Taking care of your furniture is key to helping it last for years to come. Some types of furniture are easier to take care of than others, such as leather and wood, but if you following these steps should make it a breeze.

How to Properly Care for Your Furniture

1. To dust your furniture, use a clean, lint-free, soft cotton cloth. Wet the cloth lightly with water to allow the dust to adhere but not so much as to leave the surface of your table wet. Dust using gentle, oval motions along the grain of the wood. Turn or fold the dust cloth as soon as dirt is visible in any section.

2. Furniture finished with oil and wax will probably not need to be re-oiled unless it becomes dry from being stored in extreme cold or heat, or in constant direct sunlight or other drying conditions. If your piece does become overly dry, follow the following instructions for re-oiling.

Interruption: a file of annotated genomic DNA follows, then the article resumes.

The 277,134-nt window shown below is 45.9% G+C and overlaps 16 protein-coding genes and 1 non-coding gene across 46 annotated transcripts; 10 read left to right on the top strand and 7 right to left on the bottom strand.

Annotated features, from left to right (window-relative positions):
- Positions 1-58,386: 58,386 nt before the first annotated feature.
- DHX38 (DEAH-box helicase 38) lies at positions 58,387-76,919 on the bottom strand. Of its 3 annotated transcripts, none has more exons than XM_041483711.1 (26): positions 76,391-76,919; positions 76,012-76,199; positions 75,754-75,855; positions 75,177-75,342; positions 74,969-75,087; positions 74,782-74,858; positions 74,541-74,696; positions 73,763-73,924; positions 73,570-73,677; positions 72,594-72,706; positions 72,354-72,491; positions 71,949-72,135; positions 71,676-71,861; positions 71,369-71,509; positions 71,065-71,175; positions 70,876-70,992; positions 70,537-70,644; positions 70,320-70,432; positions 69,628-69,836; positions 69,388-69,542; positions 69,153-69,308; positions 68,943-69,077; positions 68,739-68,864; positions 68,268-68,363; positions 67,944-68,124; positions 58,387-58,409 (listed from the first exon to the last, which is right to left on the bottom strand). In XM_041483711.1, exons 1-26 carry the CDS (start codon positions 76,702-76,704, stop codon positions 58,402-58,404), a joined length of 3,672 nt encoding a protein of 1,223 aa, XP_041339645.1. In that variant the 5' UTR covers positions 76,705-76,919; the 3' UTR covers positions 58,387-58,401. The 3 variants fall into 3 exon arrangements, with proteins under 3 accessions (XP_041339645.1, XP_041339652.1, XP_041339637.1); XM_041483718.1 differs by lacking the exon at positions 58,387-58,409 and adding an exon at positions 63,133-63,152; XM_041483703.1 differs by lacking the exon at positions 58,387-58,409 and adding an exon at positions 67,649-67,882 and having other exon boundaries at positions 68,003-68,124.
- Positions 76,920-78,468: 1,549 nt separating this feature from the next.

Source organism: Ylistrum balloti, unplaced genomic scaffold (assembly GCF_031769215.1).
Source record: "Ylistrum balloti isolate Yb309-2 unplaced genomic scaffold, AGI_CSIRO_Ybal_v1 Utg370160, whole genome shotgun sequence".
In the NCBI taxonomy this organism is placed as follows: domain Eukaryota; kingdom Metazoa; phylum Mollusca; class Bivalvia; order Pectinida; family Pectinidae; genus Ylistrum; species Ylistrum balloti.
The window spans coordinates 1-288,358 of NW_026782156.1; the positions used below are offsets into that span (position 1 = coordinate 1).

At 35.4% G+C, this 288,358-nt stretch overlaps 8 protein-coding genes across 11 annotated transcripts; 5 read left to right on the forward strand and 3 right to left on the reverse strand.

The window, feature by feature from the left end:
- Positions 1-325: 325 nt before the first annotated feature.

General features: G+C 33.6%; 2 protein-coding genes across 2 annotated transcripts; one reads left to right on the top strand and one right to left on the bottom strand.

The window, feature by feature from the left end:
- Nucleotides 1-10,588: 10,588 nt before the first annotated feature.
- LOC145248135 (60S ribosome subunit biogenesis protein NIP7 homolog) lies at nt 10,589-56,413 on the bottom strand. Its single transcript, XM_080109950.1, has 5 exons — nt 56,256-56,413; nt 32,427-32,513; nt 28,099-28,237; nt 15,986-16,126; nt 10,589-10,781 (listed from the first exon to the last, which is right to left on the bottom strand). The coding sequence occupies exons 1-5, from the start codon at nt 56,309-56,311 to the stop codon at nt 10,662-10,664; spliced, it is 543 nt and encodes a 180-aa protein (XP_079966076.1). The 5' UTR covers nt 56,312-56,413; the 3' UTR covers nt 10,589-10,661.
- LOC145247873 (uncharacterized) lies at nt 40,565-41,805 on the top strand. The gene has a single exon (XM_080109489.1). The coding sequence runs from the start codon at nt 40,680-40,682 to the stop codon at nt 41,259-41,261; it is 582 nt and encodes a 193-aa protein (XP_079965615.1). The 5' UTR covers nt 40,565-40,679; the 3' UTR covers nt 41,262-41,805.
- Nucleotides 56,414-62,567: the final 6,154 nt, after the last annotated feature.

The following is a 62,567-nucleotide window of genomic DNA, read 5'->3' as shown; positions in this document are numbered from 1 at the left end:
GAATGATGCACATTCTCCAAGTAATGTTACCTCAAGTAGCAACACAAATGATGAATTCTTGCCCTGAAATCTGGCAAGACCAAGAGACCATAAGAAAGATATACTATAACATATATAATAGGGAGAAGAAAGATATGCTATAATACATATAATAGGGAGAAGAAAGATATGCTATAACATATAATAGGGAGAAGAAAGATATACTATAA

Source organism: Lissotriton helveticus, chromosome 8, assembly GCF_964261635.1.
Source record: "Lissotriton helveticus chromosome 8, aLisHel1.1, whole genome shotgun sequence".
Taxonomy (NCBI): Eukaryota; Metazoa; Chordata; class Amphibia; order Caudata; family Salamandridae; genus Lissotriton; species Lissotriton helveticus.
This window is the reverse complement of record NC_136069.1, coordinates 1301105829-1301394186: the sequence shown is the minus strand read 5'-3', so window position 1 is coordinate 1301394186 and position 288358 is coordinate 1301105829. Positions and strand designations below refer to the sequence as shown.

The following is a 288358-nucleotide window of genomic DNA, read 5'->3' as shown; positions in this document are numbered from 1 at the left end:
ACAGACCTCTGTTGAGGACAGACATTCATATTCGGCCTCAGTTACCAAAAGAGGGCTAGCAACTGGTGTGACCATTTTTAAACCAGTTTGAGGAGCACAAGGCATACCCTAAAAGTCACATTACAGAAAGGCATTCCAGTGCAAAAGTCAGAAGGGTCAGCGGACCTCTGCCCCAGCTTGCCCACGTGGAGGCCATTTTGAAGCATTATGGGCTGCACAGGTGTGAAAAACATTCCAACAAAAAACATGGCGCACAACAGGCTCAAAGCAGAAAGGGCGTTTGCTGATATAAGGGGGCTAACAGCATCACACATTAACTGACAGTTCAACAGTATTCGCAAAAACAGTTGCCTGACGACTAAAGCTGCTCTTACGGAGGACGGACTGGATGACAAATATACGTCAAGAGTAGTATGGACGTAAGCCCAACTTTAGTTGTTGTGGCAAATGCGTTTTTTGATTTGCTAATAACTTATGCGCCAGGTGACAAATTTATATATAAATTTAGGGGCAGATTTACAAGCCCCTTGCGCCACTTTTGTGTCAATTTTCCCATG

3. Whether you have an all-wood piece of furniture or a furnishing made of a mix of wood, man-made wood, and wood veneer, you want to protect it from damage, maintain its perfect finish and keep it looking beautiful for years to come.

4. Cleaning leather furniture is an easy task that should never be overlooked. Leather demands, at the very least, the same consideration that is given to all fine wood furniture and should be cared for and maintained on a regular basis. Leather care performed correctly will preserve the natural beauty and suppleness of the leather, while extending its life dramatically. Neglecting your leather can prove very costly, particularly if it is antique leather.

5. Vacuuming with a dusting brush attachment gently removes dust from furniture surfaces, preventing buildup. If no vacuum cleaner, use a clean soft cloth, turning it often, or soft paper towels to pick up dust. Dust furniture before vacuuming floors. If the finish is water resistant, a barely dampened towel or cloth will pick up dust.

6. Further, if you use a laptop computer at your desk or table, be sure it does not overheat. This could damage the computer as well as the finish on the desk. In extreme cases, prolonged overexposure to intense heat from a laptop computer could cause the desktop wood to split or crack.